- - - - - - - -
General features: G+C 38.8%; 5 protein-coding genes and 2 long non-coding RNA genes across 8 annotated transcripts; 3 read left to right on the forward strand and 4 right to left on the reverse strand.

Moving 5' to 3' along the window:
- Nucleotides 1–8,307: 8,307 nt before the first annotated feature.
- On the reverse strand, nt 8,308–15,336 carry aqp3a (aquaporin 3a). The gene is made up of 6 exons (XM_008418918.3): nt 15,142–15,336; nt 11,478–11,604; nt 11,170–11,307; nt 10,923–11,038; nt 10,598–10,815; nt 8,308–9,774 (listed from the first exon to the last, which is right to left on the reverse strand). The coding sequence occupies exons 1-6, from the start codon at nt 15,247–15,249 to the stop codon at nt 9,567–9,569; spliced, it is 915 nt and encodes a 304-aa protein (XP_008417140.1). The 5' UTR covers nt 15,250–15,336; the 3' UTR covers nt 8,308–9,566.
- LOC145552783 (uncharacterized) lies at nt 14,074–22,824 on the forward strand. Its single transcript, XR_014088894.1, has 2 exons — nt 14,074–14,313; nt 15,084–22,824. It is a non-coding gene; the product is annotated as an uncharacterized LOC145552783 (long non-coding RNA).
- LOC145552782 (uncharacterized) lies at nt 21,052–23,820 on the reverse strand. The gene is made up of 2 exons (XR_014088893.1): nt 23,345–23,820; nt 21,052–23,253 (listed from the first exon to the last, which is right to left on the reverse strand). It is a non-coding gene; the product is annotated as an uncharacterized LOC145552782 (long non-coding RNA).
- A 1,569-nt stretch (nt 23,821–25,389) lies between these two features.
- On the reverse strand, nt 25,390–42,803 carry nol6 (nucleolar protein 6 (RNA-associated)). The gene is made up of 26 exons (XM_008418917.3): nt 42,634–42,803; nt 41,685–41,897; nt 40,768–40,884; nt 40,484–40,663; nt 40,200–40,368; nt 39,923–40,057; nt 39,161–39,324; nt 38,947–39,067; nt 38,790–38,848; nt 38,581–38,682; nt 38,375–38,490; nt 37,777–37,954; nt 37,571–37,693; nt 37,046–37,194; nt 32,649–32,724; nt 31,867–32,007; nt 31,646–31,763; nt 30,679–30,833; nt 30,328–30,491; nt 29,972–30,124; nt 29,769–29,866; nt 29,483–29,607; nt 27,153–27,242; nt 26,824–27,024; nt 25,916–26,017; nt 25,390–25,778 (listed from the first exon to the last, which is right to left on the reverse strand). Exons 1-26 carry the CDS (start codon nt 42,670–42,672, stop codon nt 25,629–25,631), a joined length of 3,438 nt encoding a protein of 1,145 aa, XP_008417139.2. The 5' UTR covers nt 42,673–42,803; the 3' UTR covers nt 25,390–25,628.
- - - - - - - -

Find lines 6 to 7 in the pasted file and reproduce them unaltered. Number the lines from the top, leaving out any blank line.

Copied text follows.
- LOC145552782 (uncharacterized) lies at nt 21,052–23,820 on the reverse strand. The gene is made up of 2 exons (XR_014088893.1): nt 23,345–23,820; nt 21,052–23,253 (listed from the first exon to the last, which is right to left on the reverse strand). It is a non-coding gene; the product is annotated as an uncharacterized LOC145552782 (long non-coding RNA).
- A 1,569-nt stretch (nt 23,821–25,389) lies between these two features.